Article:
By Dennis D. Rooney
Cellist Jacob Shaw and pianist David Lau Magnussen brought to a close this season’s Classical Café concerts at the Duncan Theatre’s Stage West on March 29.
The room was designed for easily understood speech. Its dry acoustics reinforce that quality. Music fares less well there. Although these players did not especially seek tonal elegance, their attempts at it were certainly defeated by the room. Mid-range frequencies in it are stronger than upper or lower ones.
The balance between cello and piano suffered as a result, with Shaw often covered by his partner. Inasmuch as they are an experienced duo, I’m sure Magnussen did not intend that result.
Their program was delightfully unhackneyed, featuring three original works for cello and piano and three transcriptions. The first of the latter was “Nigun” by Ernst Bloch, the middle movement of his 1923 suite for violin and piano, Baal Shem, portraying scenes from Hasidic life. Long enjoying life as an independent concert piece, “Nigun” (Improvisation) has abundant melody and a highly emotional expression reflecting the ecstatic quality of Hebraic cantillation.
When played on the cello, however, the timbre of the melodic line suggests a chazzan with a cold in his head. Shaw’s 2007 instrument (by the French luthier Patrick Robin) possesses a forthright quality that was not quite able to surmount the roar from the Steinway of his partner. His eloquent account was also upset at times by some wayward intonation.
Edvard Grieg’s Sonata in A minor (Op. 36) was next. This is the composer’s largest chamber work, although his three violin sonatas are more frequently heard. There is an episodic feeling about much of the work, which seemed emphasized in the performance, which sometimes felt overplayed, due doubtless to the room acoustics. If not tightly controlled as to dynamics and articulation, the music can remind one of a big, friendly animal that occasionally knocks over a chair or runs into the furniture in its desire to please.
After intermission, original works continued with Schumann’s Fünf Stücke im Volkston (Op. 102). The title in English is Five Pieces in Folk Style, in keeping with Shaw’s programmatic scheme. Schumann was followed by a novelty: Habil-Sajahy by the Azerbaijani composer Franghiz Ali-Zade (b. 1947). It emulates improvisation on Arabic and Persian instruments. Both cello and piano make use of unconventional sonorities. The first half of the 10-minute work had some haunting drone sonorities, but the second half was more conventionally exotic.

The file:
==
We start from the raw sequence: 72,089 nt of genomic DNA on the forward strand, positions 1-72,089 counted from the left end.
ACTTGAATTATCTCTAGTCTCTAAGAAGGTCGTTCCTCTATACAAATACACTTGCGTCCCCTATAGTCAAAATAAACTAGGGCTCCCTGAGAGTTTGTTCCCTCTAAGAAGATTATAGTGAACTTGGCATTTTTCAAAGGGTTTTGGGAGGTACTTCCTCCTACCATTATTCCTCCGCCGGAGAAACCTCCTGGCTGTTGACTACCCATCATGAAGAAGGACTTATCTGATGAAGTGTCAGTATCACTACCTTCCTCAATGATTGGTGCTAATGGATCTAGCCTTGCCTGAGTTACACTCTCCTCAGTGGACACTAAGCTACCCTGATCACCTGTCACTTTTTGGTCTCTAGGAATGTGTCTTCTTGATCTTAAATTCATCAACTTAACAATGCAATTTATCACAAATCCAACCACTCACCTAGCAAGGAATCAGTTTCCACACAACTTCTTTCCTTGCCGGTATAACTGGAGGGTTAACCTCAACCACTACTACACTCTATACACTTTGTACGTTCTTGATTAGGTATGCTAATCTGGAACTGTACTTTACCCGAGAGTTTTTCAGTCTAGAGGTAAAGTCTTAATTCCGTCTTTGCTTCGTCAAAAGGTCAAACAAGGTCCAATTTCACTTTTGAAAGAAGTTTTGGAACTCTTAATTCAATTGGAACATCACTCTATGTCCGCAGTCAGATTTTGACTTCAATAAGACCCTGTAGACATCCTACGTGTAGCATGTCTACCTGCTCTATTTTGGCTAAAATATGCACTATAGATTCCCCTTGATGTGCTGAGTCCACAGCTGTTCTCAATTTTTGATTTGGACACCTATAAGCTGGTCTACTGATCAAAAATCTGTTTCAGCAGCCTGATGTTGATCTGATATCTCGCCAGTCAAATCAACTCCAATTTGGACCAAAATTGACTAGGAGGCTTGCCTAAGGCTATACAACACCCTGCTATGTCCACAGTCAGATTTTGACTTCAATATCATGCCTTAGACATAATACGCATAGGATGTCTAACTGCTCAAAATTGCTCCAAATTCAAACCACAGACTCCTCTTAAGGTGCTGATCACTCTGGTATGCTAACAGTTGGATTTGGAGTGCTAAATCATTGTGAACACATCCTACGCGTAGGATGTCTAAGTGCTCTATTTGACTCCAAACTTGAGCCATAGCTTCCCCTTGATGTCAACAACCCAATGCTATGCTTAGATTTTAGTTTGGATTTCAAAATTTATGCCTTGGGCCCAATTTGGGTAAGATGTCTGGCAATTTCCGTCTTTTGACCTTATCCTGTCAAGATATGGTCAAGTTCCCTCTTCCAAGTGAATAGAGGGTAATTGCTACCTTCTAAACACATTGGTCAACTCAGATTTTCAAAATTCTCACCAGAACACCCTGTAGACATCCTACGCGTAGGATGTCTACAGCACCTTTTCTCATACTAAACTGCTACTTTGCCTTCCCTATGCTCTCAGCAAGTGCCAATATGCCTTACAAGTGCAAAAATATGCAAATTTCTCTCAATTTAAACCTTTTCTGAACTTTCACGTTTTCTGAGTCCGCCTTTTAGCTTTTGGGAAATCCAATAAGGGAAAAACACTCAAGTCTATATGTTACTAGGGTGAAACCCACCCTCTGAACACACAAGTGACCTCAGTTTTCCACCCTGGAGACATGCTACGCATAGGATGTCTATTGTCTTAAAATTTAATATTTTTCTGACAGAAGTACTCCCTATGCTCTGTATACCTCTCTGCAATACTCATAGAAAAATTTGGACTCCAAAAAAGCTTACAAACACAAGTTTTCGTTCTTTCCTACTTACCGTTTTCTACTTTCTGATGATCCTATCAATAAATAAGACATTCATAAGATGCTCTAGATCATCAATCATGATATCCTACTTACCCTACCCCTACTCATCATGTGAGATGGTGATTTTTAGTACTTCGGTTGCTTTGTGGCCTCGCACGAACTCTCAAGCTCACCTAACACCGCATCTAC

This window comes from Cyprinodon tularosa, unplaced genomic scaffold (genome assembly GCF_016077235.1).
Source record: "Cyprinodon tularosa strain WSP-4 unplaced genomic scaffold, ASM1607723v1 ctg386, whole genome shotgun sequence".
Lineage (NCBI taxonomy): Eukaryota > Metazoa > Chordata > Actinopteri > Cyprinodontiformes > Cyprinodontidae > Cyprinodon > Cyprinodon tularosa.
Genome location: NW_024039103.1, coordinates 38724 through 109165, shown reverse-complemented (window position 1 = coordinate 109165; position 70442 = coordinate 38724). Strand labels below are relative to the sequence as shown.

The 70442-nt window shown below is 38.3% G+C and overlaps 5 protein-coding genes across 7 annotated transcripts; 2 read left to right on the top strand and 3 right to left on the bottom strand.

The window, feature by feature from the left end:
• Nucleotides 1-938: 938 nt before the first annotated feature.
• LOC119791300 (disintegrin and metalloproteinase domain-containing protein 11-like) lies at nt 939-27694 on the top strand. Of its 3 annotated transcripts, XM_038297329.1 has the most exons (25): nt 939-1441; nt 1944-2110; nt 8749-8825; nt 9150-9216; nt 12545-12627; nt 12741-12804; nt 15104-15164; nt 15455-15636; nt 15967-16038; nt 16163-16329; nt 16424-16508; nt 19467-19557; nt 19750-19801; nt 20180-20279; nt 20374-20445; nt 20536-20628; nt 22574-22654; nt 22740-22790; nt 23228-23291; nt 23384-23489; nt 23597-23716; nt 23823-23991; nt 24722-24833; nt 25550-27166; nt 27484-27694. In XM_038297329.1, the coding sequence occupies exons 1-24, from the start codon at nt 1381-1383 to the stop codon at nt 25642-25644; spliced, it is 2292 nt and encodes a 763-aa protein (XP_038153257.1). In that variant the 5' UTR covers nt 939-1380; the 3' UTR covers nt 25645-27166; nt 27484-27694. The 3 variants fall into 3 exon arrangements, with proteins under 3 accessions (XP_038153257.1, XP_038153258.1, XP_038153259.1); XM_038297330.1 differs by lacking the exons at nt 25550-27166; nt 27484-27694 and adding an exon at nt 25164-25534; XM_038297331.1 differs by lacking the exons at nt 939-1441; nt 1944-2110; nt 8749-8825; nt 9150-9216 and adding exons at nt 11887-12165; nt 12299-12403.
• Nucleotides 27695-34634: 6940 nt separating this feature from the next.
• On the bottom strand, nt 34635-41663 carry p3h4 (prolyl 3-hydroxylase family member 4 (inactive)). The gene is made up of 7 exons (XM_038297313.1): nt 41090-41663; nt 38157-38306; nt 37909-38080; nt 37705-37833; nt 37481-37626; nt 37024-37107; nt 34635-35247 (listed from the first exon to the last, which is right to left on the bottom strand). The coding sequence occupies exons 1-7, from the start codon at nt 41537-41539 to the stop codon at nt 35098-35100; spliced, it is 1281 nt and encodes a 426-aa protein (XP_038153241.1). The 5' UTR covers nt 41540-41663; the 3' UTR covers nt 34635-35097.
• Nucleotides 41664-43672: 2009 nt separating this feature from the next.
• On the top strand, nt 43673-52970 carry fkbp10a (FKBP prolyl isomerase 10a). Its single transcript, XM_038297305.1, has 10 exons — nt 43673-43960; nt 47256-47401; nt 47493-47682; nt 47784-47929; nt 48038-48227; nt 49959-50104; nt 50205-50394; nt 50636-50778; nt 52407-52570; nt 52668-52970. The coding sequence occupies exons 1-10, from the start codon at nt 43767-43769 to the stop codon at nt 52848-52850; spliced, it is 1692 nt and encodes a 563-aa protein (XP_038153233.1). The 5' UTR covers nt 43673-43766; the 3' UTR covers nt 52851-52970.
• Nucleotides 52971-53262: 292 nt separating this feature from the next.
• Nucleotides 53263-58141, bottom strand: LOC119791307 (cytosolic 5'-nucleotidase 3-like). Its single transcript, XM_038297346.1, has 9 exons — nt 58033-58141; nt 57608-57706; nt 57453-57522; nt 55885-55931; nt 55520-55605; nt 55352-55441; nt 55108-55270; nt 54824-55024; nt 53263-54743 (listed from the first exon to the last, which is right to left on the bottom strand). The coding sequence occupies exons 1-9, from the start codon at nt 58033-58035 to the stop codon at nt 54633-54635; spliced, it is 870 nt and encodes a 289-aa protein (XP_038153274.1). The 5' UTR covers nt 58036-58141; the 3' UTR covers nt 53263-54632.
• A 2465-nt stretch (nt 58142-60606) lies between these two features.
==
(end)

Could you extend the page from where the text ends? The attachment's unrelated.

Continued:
Two transcriptions of Manuel de Falla’s Siete canciones populares españolas were commissioned by the Parisian publisher Max Eschig: For violin by Pavel Kochanski; and for cello by Maurice Maréchal (1892-1964), one of the greatest cellists of the last century’s first half. Both upset Falla’s original order and omit one song altogether, hence the title Suite populaire espagnole assigned to each.
Magnussen did not offer much in the way of color but Shaw supplied it, although slow tempos at times handicapped Falla’s rhythmic buoyancy. The most expressive playing of the suite, in “Asturiana,” was rudely interrupted by some thoughtless patron’s cellphone, whose marimba ringtone altogether destroyed the mood.
Béla Bartók originally wrote his Romanian Folk Dances (Sk. 56) for solo piano. His friend Zoltán Székely arranged them for violin and piano. Several transcriptions for cello and piano have been made by Luigi Silva and János Starker, among others. I couldn’t determine which one Shaw and Magnussen played, but it may have been a newer one by Hywel Davies.
The six linked dances proved a strong finish to the program. As an encore, they played the Andante tranquillo (“The Lady and the Dragoon”) in G, the fifth of Six Studies in English Folk Song (1926) by Ralph Vaughan Williams.